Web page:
Sensation as Participation in Visual Art
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Can an understanding be formed of how sensory experience might be presented or manipulated in visual art in order to promote a relational concept of the senses, in opposition to the customary, capitalist notion of sensation as a private possession, as a sensory impression that is mine? I ask the question in the light of recent visual art theory and practice which pursue relational, ecological ambitions. As Arnold Berleant, Nicolas Bourriaud, and Grant Kester see it, ecological ambition and artistic form should correspond, but they fail to recognize sensation as a site where the ecological cause can be fought. Jacques Rancière argues for the political force of the senses, but his distribution of the sensible does not address the particularity of sensory experience. I identify the difference between these approaches within recent relational or ecological aesthetics and my position on sensibility, and indicate some of the problems involved in referring to the senses. I set out the concepts that are central to the cultivation of relational sensibility: style, autofiguration, and the mobility of sensory meaning, extrapolated from Maurice Merleau-Ponty’s discussion of Paul Cézanne. They amount to positioning the senses ontologically as movements along lines of conceptual-sensory connection and implication, based on the transfer of meanings created artistically through style and autofiguration.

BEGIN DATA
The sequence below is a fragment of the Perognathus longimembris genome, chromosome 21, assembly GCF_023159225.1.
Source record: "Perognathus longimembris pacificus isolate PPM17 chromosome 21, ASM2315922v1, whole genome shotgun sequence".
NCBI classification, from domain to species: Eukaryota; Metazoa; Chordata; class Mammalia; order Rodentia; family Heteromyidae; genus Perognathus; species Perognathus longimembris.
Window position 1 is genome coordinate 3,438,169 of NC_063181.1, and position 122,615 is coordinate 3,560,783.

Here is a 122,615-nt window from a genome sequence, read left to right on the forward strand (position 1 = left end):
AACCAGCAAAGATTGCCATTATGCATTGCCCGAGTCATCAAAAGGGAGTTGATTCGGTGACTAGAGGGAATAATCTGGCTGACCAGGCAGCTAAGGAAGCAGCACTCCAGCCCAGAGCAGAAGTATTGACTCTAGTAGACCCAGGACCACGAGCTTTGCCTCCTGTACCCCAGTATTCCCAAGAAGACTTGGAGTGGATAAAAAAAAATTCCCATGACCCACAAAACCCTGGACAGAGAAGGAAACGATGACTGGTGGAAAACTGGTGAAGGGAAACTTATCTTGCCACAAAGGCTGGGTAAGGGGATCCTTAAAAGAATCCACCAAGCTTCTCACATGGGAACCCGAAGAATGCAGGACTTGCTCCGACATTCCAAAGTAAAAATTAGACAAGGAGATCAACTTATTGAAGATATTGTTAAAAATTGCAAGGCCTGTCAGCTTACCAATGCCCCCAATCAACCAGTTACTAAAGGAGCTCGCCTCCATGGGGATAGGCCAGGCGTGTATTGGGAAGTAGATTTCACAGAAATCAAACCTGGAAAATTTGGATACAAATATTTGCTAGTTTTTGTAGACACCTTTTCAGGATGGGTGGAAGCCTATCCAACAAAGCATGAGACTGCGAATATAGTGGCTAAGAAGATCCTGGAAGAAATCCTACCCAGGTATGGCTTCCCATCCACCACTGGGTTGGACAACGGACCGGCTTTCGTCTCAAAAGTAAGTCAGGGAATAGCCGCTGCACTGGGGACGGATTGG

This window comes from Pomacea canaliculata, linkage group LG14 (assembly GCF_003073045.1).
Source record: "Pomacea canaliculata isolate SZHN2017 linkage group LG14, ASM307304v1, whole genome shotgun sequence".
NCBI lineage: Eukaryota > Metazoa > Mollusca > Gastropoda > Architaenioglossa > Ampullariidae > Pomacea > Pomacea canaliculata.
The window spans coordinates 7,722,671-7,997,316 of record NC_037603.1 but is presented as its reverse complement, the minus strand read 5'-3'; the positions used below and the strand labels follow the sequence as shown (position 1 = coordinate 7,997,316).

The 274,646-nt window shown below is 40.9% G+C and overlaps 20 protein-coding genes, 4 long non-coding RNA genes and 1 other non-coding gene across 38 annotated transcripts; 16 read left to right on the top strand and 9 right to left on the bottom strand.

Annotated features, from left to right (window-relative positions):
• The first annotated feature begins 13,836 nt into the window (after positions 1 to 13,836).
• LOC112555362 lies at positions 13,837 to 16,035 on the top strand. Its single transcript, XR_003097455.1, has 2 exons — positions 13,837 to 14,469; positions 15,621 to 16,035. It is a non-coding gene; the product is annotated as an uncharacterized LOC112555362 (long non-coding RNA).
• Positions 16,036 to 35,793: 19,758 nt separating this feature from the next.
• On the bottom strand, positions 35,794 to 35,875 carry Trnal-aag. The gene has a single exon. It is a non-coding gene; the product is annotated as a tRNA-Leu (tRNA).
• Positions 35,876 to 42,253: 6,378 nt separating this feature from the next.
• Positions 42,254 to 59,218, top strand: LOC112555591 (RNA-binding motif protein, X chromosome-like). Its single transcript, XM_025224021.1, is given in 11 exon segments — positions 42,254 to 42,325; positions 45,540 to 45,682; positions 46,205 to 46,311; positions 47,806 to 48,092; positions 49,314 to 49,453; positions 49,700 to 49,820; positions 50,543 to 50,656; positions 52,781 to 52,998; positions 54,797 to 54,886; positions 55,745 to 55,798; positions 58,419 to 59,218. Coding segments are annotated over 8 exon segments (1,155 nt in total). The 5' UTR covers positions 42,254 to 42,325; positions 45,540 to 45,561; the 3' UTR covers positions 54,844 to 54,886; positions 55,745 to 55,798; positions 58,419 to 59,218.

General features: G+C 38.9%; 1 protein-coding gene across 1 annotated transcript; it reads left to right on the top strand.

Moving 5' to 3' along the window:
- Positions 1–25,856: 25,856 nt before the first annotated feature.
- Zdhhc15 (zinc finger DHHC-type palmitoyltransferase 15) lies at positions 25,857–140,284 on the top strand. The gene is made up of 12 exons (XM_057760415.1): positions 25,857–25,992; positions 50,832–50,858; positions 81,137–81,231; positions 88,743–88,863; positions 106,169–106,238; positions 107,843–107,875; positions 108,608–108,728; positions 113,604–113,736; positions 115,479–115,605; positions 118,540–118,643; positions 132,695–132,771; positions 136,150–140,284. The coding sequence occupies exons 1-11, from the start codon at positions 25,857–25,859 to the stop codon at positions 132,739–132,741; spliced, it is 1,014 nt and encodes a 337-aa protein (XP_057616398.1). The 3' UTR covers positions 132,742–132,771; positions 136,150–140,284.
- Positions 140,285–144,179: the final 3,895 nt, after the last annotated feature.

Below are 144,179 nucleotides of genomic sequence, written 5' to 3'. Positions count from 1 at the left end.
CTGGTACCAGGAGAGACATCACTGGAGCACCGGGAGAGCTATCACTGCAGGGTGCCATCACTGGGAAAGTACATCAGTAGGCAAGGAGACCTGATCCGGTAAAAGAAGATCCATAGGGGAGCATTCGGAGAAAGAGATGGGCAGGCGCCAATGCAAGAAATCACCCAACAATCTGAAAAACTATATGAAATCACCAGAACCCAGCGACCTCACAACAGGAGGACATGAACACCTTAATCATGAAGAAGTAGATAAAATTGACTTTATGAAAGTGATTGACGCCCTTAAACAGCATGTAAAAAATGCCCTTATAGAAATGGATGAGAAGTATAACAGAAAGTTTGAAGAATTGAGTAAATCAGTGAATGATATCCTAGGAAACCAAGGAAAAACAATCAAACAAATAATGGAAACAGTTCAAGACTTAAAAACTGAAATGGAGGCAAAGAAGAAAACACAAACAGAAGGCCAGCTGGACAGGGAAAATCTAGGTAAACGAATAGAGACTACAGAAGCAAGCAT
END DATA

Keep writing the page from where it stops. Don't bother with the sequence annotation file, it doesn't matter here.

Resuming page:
Cazeaux, C, Sensation as Participation in Visual Art, Aesthetic Pathways, Vol.2, No.2, 2012, pp1-29
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